Tuesday, August 4, 2015

The age of Selenium

Selenium logo

Some quick notes from the 10th selenium meetup which took place at the IronSource offices.


My interests were primarily for testing websites and the spacial use case involving "analytics" setups. It turns out that both simple and complicated analytics setups require about six testing sessions. When working with large web sites analytics setup tend to get broken routinely. While custom alerts can help to detect large disasters, a automated testing tool is invaluable for tracking these type of failures early.

Oxygen IDE

English: Selenium IDE screenshot
The bleated Selenium IDE
 (Photo credit: Wikipedia)
The meetup started with an unscheduled  lightning talk by Nachum Dimer. This, for me, was the most productive talk, quite possibly because it was just 10 minutes and so had no fluf. It covered Oxygen Ide. Oxygen is a new Selenium framework and integrated development environment. Oxygen IDE allows recording on Internet Explorer, Firefox and Chrome. which is a significant improvement considering that Selenium IDE, which has not been has been updated for a long time, only supports recording in only. Oxygen supports recording in chrome and other browsers. Besides being an IDE is has command line interface as well as an API. Another advantage is that it records to JavaScript which means that the work flow can be 100% JavaScript and browser based. When a test fails it allows automated capture of the UI image for later inspection. The reports are in XML which is ideal for a CI system like Jenkins. Oxygen is also able to Interface with restful web services and with databases - allowing for a very complete testing solution in a single package. Needless to say I've started working with Oxygen!

Ruby based testing stack at MyHeritage

English: Watir logo
Watir
(Photo credit: Wikipedia)
In the second talk, Matan Goren and Yehuda Miller discussed how MyHeritage uses Watir, Ruby, Cucumber and other supporting technologies to automate end to end testing at scale, on a high volume website. Goren explained how QA automation engineers are an integral part of the Continuous Deployment process. His slide deck is online. The company has grown significantly in the last year and reached a limit for work with the semi automated tests. The technology used for testing is:

  • Ruby
  • WATIR
  • Cucumber 
  • The PageObject Gem
  • Grid Grouper (legacy grid component)
  • Selenium Grid and Grid Extras 
  • Jenkins for CI
Cucumber and cross section
Cucumber
 (Photo credit: Wikipedia)
The highlights are that WATIR and PageObject Gem which reduce setup and overhead of working directly with Selenium. These pay greater dividends when used as primitives in which are accessed in plain English using Cucumber which is the Behavior driven design tool of choice. Grids are then used to farm out tests on multiple browser simultaneously both for production and for staging and Jenkins does Continuous Integration. by using these tools they are able to get both QA people with background in manual to automate tests and to involve more developers in coding tests.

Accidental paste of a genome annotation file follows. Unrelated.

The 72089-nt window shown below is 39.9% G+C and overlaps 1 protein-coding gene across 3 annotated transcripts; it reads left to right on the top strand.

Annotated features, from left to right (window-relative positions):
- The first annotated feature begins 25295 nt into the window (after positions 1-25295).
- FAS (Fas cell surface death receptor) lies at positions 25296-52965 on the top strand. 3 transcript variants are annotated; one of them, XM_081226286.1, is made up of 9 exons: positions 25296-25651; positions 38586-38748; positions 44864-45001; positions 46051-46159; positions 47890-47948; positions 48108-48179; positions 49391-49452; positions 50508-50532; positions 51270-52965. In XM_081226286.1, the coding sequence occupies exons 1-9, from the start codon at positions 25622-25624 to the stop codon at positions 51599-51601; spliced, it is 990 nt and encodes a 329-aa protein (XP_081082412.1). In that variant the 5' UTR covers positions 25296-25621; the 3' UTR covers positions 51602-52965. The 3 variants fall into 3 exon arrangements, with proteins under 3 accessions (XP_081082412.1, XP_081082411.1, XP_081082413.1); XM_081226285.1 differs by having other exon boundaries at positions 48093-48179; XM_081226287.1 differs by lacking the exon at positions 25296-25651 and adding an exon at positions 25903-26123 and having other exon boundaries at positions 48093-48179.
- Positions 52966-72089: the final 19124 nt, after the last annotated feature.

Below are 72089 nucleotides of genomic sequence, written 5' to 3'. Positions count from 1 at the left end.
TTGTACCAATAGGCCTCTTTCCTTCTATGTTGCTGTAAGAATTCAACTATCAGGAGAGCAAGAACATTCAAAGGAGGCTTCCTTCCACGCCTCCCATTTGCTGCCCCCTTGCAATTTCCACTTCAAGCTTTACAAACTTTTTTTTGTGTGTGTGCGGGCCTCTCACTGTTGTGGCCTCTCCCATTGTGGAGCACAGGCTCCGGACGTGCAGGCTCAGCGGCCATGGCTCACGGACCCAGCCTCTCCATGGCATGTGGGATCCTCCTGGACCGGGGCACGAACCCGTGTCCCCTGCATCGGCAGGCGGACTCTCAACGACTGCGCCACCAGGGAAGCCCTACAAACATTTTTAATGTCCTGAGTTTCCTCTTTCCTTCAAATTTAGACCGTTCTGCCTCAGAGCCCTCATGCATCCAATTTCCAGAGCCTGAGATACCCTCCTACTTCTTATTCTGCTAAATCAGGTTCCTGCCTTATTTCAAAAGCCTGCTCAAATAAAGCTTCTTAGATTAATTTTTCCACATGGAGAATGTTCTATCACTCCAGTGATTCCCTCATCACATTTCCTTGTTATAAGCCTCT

Robot Framework at IronSource

NXT Robot
The Robot Framework
 (Photo credit: Wikipedia)
The final talk was rather long and each speaker ended up repeating much of what the previous ones had covered. The speakers were Naphtali Gilead, Ben Weisblatt, and Ariel Levy from the InstallCore team at IronSource. They covered how they use the open source Robot Framework  and how it fits into IronSource's continuous integration life-cycle. Their technology stack is more python based. InstalCore is a monetized installer which generates revenue by offering people additional products. The testing involves complex advertising and installations. While the Robot Framework is a highly flexible test automation framework it relies on Python keywords. Its advantages are its mature libraries, informative reports, and ease of use for QA engineers. The talk will also touch on how it complements Selenium as a full end-to-end automation solution. The keywords allow layering the testing code into a number of levels. The top level with the high level keywords reads like English and the low level keywords are implemented in Python and are much closer to the actual SUT. All in all the Keyword solution seems very similar to Cucumber. One insight from this talk was that test should not be fragile but the developers also explained that they run all tests tests three times since their environment itself is rather fragile. This was a bit difficult for some people to get thier heads around. If you are interested in the Robot Framework have a look at this slide deck. And if you want more information on how it is used at IronSource here is a blog post covering this in more detail.

Conclusion

While some talks are invariably TLDR, the level of the Selenium Meetups are top notch and a great opportunity to learn from some of the top companies and to connect with the community since most of the selenium testing stacks are open source. Long live oxygen!